Team:TUDelft/Conjugation Overview


Module 1: Conjugation system

The goal of the Conjugation module was to create a 'helper' plasmid which could conjugate a signal plasmid to other cells containing the helper plasmid. While this type of system has been hinted at in the past, it has never been implemented due to several reasons. Conjugative plasmids contain membrane bound protein known as 'entry exclusion' or 'surface exclusion' protein [5] which prevent conjugation between two cells containing the same plasmid. Creating a system which can achieve our goal requires several knockouts to be done on the conjugative plasmid.

Selecting the Conjugation system

There are many different conjugation systems, with F and IncP being among the most used by previous iGEM teams. The IncP incompatibility group is further divided into two groups IncP-alpha aka Birmingham aka RP4 plasmid and the IncP-beta R751 plasmid. We chose to use the IncP-beta system R751 plasmid for several reasons:

  • F has two surface exclusion proteins (TraT, TraS), while IncP has only one (trbK) [4]
  • F has a self-imposed fertility inhibition system (new donors fertile for only about 6 generations), while IncP systems have no self-imposed fertility inhibition system. [4]
  • Smaller plasmid size:
    • R751 is 53423 bp [1]
    • RP4 is 60099 bp [2]
    • F is 99159 bp [3]
  • The R751 oriTR has been biobricked and verified to be working.

Our helper plasmid is based on a modified R751 plasmid.

Selecting genes to knockout

Entry exclusion

As mentioned earlier, the goal of this part of the project is to allow a signal plasmid to be transmitted between cells containing conjugation helper plasmids (modified R751). In nature this does occur but at very low levels, due to the presence of entry exclusion proteins [5]. These membrane-bound proteins block incoming transfers from cells containing the conjugative plasmid. Note that in order for the transfer to be blocked their presence is required only in the recipient. These entry exclusion proteins are present for two primary reasons:

  • to prevent redundant transfer of the conjugative plasmid among a population of cells
  • to prevent lethal zygosis [6].

In R751 the gene trbK encodes for the entry exclusion protein [7. Its presence is not required for conjugation to occur [8]. Some papers have reported that knocking out the trbK genes in other plasmids did not affect the conjugation frequency: "transfer of the trbK mutant occurred at near-wild-type frequencies"[9]. Given this information, we proposed to knockout the trbK gene from R751. In the fully integrated signal plasmid, the expression of trbK would prevent the signal from propagating backwards. With this in mind it was decided to also synthesize and characterize the trbK gene.

Preventing the Transfer of the Helper Plasmid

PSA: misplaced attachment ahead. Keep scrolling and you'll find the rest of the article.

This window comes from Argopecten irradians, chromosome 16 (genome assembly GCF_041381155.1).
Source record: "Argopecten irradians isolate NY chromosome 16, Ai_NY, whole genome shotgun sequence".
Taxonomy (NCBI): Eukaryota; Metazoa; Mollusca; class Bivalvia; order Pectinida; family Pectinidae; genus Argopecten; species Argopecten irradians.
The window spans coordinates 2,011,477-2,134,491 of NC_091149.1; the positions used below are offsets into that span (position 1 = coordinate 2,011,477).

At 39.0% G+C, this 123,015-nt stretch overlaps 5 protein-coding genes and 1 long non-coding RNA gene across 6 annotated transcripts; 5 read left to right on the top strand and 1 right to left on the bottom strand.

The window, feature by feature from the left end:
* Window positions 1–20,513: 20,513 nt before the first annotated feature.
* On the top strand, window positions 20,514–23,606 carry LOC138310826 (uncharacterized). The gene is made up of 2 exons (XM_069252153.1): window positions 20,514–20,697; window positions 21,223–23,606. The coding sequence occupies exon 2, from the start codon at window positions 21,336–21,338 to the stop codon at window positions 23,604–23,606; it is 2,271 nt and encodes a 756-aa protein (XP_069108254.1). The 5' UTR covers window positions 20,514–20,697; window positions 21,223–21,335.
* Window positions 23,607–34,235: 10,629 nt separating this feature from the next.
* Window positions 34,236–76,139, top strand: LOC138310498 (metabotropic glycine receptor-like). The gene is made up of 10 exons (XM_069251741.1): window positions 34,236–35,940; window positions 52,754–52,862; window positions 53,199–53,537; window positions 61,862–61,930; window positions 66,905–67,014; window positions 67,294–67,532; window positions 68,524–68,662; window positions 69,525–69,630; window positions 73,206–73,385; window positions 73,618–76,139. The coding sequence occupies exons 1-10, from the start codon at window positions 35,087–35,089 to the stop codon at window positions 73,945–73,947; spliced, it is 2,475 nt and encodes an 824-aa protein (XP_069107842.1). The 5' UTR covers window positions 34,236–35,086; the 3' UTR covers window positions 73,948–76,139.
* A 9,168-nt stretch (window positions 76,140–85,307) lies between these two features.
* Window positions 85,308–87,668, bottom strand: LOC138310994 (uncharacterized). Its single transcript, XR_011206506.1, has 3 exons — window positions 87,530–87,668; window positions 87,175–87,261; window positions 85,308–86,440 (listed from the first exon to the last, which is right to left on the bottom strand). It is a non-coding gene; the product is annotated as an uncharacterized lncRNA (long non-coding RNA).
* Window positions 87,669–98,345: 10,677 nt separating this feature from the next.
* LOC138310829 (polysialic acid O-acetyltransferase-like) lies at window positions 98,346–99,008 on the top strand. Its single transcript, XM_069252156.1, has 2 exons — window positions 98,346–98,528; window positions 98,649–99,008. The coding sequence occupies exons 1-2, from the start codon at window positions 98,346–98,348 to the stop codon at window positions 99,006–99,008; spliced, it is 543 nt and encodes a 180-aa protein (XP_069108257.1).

In our system, we would like only the small signal plasmid to be conjugated not the large helper plasmid. Methods to acheive this have previously been demonstrated at iGEM by teams including Berkeley '06 and Peking '07. By removing the origin of transfer region from R751 and placing it on the signal plasmid, the signal plasmid will be transmitted during the conjugation while R751 ΔoriTR will not. Since no R751 ΔoriTR plasmid was available in the registry we added the oriTR region to the list of knockouts needed.

Lethal Zygosis

What is lethal zygosis? Essentially this is a problem caused when cells attempt to conjugate too much leading to damage in their membrane.

"We find that diaminopimelic acid in the recipient membrane is released into the medium during bacterial matings, indicating that membrane damage was inflicted on the recipient by the donor, probably for forming a channel for DNA transfer. When the damage is extensive, as in matings with an excess of Hfr bacteria, the F- bacteria are killed (lethal zygosis). The transfer of a large amount of DNA in Hfr matings appears to enhance the killing." [6]

By knocking out the trbK gene we may be exposing our cells to lethal zygosis. If this is indeed the case than knocking out one of the critical mating pair formation genes (trbB, trbC, trbD, trbE, trbF, trbG, trbH, trbI, trbJ, trbL) from the trb operon would prevent this. The gene would be placed on the signal plasmid so that once a cell contining the helper plasmid has also received the signal plasmid, it will have all of the genes necessary to conjugate the signal plasmid further. We selected the gene trbC due to its small size and position on the operon. trbC is known to encode for the pilin subunits needed for pilus formation. So without this gene present the cells will not conjugate and will thus not be succeptible to lethal zygosis. We proposed to do the trbC knockout as out final knockout if lethal zygosis was shown to be an issue.

Conjugation Testing Plasmids

Conjugation Testing Plasmid 1 K175005

A map of conjugation testing plasmid 1 K175005

The first testing plasmid simply consists of constitutively expressed GFP and oriTR. The GFP expression allows simple recognition of transconjugants in a conjugation test on the macroscale, or visualization of the signal propagation on the microscale with an epifluorescence microscope. The oriTR enables the plasmid to be transmitted.

These are the BioBricks needed to assemble Conjugation Testing Plasmid 1:

  • BBa_I13522 (pTet-RBS-GFP-term-term)
  • BBa_I714031 (oriTR)
  • pSB4C5 low-copy backbone (selected to be compatible with Self Destruct)

Conjugation Testing Plasmid 2 K175006

A map of conjugation testing plasmid 2 K175006

The second testing plasmid is similar to the first plasmid but also contains the trbK entry exclusion gene. This prevents redundant transfer of the plasmid and reduces lethal zygosis issues.

These are the BioBricks needed to assemble Conjugation Testing Plasmid 2:

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